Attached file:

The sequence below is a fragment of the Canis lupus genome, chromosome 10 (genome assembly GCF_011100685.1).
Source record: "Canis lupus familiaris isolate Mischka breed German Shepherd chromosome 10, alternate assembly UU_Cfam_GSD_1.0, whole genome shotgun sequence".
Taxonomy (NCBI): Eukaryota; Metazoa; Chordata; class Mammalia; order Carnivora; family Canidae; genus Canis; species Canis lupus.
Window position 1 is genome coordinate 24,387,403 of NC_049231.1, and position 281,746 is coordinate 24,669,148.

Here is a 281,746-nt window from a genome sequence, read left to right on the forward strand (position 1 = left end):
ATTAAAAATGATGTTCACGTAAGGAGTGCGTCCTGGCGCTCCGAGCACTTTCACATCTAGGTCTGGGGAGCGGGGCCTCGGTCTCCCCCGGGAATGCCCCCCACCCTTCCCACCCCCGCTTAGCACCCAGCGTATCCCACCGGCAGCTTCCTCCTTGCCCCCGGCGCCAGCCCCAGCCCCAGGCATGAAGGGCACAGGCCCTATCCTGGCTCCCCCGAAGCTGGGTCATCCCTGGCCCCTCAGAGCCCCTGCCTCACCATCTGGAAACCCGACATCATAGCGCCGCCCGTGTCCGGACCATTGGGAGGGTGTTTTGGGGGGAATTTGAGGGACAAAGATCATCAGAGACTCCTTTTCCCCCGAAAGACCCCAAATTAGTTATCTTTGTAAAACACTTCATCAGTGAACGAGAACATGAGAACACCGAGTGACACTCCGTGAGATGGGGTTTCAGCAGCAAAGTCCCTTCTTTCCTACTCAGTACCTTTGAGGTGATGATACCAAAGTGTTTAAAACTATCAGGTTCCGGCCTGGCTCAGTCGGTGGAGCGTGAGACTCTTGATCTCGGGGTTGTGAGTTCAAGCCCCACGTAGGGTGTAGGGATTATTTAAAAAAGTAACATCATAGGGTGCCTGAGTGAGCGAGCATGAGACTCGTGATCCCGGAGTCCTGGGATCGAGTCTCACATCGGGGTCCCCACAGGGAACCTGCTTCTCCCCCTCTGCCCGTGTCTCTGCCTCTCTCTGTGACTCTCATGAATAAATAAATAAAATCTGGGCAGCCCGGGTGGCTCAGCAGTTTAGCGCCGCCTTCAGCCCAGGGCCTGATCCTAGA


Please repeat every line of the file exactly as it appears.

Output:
The sequence below is a fragment of the Canis lupus genome, chromosome 10 (genome assembly GCF_011100685.1).
Source record: "Canis lupus familiaris isolate Mischka breed German Shepherd chromosome 10, alternate assembly UU_Cfam_GSD_1.0, whole genome shotgun sequence".
Taxonomy (NCBI): Eukaryota; Metazoa; Chordata; class Mammalia; order Carnivora; family Canidae; genus Canis; species Canis lupus.
Window position 1 is genome coordinate 24,387,403 of NC_049231.1, and position 281,746 is coordinate 24,669,148.

Here is a 281,746-nt window from a genome sequence, read left to right on the forward strand (position 1 = left end):
ATTAAAAATGATGTTCACGTAAGGAGTGCGTCCTGGCGCTCCGAGCACTTTCACATCTAGGTCTGGGGAGCGGGGCCTCGGTCTCCCCCGGGAATGCCCCCCACCCTTCCCACCCCCGCTTAGCACCCAGCGTATCCCACCGGCAGCTTCCTCCTTGCCCCCGGCGCCAGCCCCAGCCCCAGGCATGAAGGGCACAGGCCCTATCCTGGCTCCCCCGAAGCTGGGTCATCCCTGGCCCCTCAGAGCCCCTGCCTCACCATCTGGAAACCCGACATCATAGCGCCGCCCGTGTCCGGACCATTGGGAGGGTGTTTTGGGGGGAATTTGAGGGACAAAGATCATCAGAGACTCCTTTTCCCCCGAAAGACCCCAAATTAGTTATCTTTGTAAAACACTTCATCAGTGAACGAGAACATGAGAACACCGAGTGACACTCCGTGAGATGGGGTTTCAGCAGCAAAGTCCCTTCTTTCCTACTCAGTACCTTTGAGGTGATGATACCAAAGTGTTTAAAACTATCAGGTTCCGGCCTGGCTCAGTCGGTGGAGCGTGAGACTCTTGATCTCGGGGTTGTGAGTTCAAGCCCCACGTAGGGTGTAGGGATTATTTAAAAAAGTAACATCATAGGGTGCCTGAGTGAGCGAGCATGAGACTCGTGATCCCGGAGTCCTGGGATCGAGTCTCACATCGGGGTCCCCACAGGGAACCTGCTTCTCCCCCTCTGCCCGTGTCTCTGCCTCTCTCTGTGACTCTCATGAATAAATAAATAAAATCTGGGCAGCCCGGGTGGCTCAGCAGTTTAGCGCCGCCTTCAGCCCAGGGCCTGATCCTAGA